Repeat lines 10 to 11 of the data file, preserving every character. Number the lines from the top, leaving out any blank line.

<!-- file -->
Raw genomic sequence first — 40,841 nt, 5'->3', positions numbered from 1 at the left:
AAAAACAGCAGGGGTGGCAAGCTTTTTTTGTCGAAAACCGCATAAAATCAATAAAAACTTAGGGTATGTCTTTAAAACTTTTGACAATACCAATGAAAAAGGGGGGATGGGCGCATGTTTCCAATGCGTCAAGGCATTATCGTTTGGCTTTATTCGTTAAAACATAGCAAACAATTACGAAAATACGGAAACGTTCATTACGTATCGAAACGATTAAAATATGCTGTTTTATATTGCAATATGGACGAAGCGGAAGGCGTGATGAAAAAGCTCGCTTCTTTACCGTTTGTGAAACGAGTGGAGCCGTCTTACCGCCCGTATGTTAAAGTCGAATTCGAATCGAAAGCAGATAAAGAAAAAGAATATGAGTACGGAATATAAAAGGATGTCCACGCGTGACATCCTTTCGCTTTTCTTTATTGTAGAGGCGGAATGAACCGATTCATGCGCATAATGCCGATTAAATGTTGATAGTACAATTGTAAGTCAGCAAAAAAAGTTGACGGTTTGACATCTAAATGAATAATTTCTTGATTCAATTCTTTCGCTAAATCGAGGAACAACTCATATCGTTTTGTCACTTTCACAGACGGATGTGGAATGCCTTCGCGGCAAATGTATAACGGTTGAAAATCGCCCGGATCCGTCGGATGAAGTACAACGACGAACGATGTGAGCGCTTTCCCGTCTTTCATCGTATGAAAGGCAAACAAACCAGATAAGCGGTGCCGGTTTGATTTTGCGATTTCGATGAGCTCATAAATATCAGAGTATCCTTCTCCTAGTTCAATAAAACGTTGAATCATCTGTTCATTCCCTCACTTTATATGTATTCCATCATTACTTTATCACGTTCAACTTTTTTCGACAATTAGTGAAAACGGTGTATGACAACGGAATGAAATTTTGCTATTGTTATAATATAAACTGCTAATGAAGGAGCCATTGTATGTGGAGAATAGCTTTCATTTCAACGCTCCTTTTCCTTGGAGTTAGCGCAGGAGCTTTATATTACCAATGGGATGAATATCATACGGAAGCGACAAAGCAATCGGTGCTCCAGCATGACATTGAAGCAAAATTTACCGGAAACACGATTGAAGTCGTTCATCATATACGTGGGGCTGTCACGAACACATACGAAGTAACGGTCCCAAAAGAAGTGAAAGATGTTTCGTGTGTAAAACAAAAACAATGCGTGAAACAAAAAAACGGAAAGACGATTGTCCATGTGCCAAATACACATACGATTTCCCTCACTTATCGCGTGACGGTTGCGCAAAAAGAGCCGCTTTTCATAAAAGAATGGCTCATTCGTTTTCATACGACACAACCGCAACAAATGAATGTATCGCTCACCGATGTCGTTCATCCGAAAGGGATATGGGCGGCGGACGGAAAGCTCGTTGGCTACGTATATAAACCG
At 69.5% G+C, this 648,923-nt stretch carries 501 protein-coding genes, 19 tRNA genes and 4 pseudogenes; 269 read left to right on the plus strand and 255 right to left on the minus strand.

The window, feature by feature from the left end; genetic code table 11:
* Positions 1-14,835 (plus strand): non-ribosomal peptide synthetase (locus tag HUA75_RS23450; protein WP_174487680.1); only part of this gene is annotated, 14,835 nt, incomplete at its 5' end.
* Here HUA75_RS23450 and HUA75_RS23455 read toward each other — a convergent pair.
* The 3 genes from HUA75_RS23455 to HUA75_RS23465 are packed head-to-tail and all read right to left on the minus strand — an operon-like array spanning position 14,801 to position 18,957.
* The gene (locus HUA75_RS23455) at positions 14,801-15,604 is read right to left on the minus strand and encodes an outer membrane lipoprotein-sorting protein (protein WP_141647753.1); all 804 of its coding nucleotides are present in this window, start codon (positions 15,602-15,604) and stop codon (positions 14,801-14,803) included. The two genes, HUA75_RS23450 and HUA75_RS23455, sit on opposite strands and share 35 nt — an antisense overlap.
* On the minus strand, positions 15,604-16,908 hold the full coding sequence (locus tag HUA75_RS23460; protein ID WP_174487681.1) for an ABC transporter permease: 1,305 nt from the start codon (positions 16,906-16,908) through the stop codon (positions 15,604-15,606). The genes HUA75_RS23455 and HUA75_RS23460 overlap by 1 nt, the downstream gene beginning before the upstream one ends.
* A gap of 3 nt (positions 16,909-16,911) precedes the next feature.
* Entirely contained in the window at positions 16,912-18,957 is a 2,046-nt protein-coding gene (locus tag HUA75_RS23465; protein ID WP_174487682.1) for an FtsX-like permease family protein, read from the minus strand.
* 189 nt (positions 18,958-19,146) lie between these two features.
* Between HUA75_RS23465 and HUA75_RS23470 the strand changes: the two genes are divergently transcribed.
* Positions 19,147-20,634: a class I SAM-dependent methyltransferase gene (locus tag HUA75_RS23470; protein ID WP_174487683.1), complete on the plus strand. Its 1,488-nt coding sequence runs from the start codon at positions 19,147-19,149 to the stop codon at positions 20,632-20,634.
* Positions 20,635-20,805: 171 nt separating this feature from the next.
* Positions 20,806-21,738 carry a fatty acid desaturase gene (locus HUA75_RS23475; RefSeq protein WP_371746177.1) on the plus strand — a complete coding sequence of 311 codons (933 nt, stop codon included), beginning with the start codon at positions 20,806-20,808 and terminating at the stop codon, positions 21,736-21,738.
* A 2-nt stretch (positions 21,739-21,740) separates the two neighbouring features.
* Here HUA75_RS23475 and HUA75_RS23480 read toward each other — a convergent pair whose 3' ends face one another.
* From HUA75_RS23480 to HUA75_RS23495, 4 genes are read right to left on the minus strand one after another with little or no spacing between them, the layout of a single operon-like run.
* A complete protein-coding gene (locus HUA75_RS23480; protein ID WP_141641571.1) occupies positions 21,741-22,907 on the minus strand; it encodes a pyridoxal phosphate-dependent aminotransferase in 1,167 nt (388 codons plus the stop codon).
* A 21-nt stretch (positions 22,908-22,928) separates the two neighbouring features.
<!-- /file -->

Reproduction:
* A gap of 3 nt (positions 16,909-16,911) precedes the next feature.
* Entirely contained in the window at positions 16,912-18,957 is a 2,046-nt protein-coding gene (locus tag HUA75_RS23465; protein ID WP_174487682.1) for an FtsX-like permease family protein, read from the minus strand.